ASTRONOMY GUIDE TO THE NIGHT SKY – October 2021

Astronomy

ASTRONOMY GUIDE TO THE NIGHT SKY – October 2021

With the Newbury Astronomical Society

The chart above shows the night sky at 20:00 on 15th October 2021

Click on the chart to enlarge and click to the side of the chart to close

The chart above shows the night sky looking south at about 22:00 BST on 15th October.  West is to the right and east to the left.  The point in the sky directly overhead is known as the Zenith and is shown (in red) at the upper centre of the chart.  The curved brown line across the sky at the bottom is the Ecliptic or Zodiac.  This is the imaginary line along which the Sun, Moon and planets appear to move across the sky.  The brightest stars often appear to form a group or recognisable pattern; we call these ‘Constellations’.

Constellations through which the ecliptic passes this month are: Sagittarius (the Archer), Capricornus (the Goat), Aquarius (the Water Carrier), Pisces (the Fishes), Aries (the Ram) and Taurus (the Bull).

Prominent in the southern sky is the Summer Triangle that dominates the Summer Sky and was described in detail previous pages.  The triangle is defined by three obvious bright stars: Deneb in the constellation of Cygnus, Vega in Lyra, and Altair in Aquila.  The Milky Way (our Galaxy) flows through the Summer Triangle and passes through Aquila and Cygnus.  The Summer Triangle is bigger than may be expected but once it has been found it is very easy to find again.

To the west (right) of the Summer Triangle and almost overhead is the constellation of Hercules (the Strong Man).  Hercules has a distinctive distorted square shape, at its centre, called the ‘Keystone’.  This is due to its resemblance to the centre stone of an arch or bridge.  The jewel of Hercules is without doubt the Great Globular Cluster, Messier 13 (M13) that can be found in the western vertical imaginary line forming the ‘Keystone’.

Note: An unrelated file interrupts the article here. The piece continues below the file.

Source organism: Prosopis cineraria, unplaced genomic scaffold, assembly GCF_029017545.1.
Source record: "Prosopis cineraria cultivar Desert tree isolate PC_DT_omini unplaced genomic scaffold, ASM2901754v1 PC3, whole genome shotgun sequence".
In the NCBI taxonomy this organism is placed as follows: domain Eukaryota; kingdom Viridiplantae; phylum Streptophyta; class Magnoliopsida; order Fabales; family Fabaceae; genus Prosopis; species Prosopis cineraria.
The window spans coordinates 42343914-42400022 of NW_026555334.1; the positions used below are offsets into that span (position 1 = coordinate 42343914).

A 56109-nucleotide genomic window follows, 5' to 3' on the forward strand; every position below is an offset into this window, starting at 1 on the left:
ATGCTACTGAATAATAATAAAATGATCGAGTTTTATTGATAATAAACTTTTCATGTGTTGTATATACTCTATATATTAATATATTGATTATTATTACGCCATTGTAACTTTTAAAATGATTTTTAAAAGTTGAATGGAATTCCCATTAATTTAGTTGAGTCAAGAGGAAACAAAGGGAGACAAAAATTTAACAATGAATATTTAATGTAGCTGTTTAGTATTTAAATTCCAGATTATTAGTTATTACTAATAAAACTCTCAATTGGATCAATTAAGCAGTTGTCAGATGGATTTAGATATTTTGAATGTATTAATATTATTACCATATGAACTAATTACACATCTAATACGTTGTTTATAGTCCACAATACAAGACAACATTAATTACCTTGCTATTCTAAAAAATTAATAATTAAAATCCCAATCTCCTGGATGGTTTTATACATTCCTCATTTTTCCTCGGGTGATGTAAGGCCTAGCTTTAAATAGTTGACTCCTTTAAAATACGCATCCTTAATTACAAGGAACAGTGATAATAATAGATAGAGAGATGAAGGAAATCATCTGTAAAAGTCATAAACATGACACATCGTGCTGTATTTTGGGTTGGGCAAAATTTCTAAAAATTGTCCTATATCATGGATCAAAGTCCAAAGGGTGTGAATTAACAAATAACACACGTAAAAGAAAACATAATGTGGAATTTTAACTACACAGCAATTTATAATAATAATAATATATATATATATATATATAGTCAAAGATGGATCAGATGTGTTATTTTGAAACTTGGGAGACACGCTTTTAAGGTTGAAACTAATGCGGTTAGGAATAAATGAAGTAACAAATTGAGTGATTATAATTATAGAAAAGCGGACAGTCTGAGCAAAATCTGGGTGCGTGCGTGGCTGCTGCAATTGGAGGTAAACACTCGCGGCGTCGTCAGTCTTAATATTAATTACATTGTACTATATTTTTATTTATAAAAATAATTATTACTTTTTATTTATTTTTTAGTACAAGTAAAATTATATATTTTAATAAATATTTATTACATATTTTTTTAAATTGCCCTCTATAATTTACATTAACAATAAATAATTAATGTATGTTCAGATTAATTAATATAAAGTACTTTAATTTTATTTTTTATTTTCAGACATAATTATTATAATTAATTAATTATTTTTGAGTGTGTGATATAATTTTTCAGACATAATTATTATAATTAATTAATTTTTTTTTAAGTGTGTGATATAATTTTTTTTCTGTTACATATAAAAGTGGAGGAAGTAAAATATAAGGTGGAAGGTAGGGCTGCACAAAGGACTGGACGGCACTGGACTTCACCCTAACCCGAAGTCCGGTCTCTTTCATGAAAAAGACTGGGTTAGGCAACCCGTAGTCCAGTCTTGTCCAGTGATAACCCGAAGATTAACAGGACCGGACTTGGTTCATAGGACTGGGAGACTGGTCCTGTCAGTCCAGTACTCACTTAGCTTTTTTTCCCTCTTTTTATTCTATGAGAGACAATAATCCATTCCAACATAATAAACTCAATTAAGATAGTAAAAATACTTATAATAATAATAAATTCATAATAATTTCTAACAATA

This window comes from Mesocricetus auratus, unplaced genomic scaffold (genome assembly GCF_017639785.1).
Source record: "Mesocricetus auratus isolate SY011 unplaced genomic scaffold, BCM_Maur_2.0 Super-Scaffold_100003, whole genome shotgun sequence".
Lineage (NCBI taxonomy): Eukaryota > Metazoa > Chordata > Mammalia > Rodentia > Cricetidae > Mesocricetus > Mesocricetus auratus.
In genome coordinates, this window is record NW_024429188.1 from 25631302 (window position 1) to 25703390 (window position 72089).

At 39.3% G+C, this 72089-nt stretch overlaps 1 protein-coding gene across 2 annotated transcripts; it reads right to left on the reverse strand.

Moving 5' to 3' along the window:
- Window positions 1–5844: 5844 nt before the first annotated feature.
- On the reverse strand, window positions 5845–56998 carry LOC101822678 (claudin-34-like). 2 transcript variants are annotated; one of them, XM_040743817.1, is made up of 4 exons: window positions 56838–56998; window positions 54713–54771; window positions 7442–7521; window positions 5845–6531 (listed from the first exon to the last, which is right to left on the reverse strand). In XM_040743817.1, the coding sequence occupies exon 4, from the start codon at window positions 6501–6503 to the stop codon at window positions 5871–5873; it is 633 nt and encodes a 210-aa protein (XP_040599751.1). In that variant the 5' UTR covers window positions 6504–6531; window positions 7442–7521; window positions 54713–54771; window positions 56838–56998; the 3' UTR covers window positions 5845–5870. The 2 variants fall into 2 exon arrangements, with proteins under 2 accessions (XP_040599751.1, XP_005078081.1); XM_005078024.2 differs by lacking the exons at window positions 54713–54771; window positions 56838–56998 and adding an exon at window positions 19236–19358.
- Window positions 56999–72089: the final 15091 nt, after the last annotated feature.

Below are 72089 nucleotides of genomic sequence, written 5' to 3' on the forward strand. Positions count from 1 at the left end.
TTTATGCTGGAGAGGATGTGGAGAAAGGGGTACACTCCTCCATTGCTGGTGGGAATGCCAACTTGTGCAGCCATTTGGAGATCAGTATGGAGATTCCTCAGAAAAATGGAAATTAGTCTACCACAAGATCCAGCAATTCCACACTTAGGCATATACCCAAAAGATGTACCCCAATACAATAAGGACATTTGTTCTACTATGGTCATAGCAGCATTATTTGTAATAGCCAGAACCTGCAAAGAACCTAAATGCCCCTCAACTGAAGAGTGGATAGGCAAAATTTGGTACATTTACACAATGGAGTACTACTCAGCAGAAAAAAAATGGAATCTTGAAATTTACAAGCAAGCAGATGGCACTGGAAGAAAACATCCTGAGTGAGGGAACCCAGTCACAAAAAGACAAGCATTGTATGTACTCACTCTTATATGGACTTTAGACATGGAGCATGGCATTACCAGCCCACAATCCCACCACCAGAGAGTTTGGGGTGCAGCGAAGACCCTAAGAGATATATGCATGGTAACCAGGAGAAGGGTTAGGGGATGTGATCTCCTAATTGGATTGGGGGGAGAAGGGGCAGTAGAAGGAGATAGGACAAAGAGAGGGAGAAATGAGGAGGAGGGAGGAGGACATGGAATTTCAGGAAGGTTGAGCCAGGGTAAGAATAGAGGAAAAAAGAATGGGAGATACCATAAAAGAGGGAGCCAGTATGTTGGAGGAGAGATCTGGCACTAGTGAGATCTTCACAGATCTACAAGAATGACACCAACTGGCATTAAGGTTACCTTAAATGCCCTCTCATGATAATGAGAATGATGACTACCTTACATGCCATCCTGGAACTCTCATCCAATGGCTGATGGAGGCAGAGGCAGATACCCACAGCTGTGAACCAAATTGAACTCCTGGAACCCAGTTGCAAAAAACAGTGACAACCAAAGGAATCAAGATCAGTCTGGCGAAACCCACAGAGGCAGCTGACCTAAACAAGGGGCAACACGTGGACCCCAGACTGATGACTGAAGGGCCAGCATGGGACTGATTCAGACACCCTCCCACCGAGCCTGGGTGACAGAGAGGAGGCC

It is just visible using a good pair of 9 x 50 binoculars.  The spherical cluster, of about a million stars can be seen using a 90mm f10 telescope but will look even more impressive when using a larger telescope.

To the west of Hercules and close to the western horizon is the bright orange coloured star called Arcturus in the constellation of Boötes.  Arctaurus is a star similar to our Sun but more advanced and is developing into a Red Giant star that is nearing the end of its ‘life’ as a normal star.  It has used almost all of its Hydrogen fuel and has expanded to become a Red Giant, 25 times the diameter of our Sun.  At the moment it shines 115 times brighter than our Sun but it is destined to collapse and become a White Dwarf and Planetary Nebula.

To the East of the Summer Triangle is the constellation of Pegasus (the Winged Horse).  The main feature of Pegasus is the square formed by the four brightest stars.  This asterism (shape) is known as the Great Square of Pegasus.  The square is larger than might be expected but once found is easier to find again.  There is a very nice Globular cluster in Pegasus it is known as Messier 15 (M15).  It is a lovely sight to see in a telescope.

Coming into view in the south east is the constellation of Taurus (the Bull).  The most obvious star in Taurus is the lovely Red Giant Star called Aldebaran.  It appears slightly orange to the ‘naked eye’ but it is very obviously orange when seen using binoculars or a telescope.  Aldebaran is located at the centre of the ‘flattened’ X shape formed by the brightest stars in Taurus.  At the end of the top right (upper west) arm of the ‘X’ is the beautiful ‘naked eye’ Open Star Cluster Messier 45 (M45) known as the Pleiades (or the Seven Sisters).  It really does look magnificent using binoculars.

The Ecliptic is low in the sky during the summer months so the Moon and planets appear close to the southern horizon.  Saturn and Jupiter are well placed but due to their low altitude will not be at their best for observation this year.  The thick, murky and turbulent air will cause the planets to appear quite unsteady.

Follow this link to see the full ‘Monthly What’s Up’ guide to the night sky:

http://naasbeginners.co.uk/Whats_up/2021_2022/October2021.htm

To see a full version of this article and a guide to the night sky with charts, read the Newbury Astronomical Society (NAS) – Monthly Magazines for Beginners on the Beginners website at: www.naasbeginners.co.uk.

All meetings of the Newbury Astronomical Society have been cancelled due to the Coronavirus.  However virtual meetings will continue on-line using Zoom.  Check the website above.

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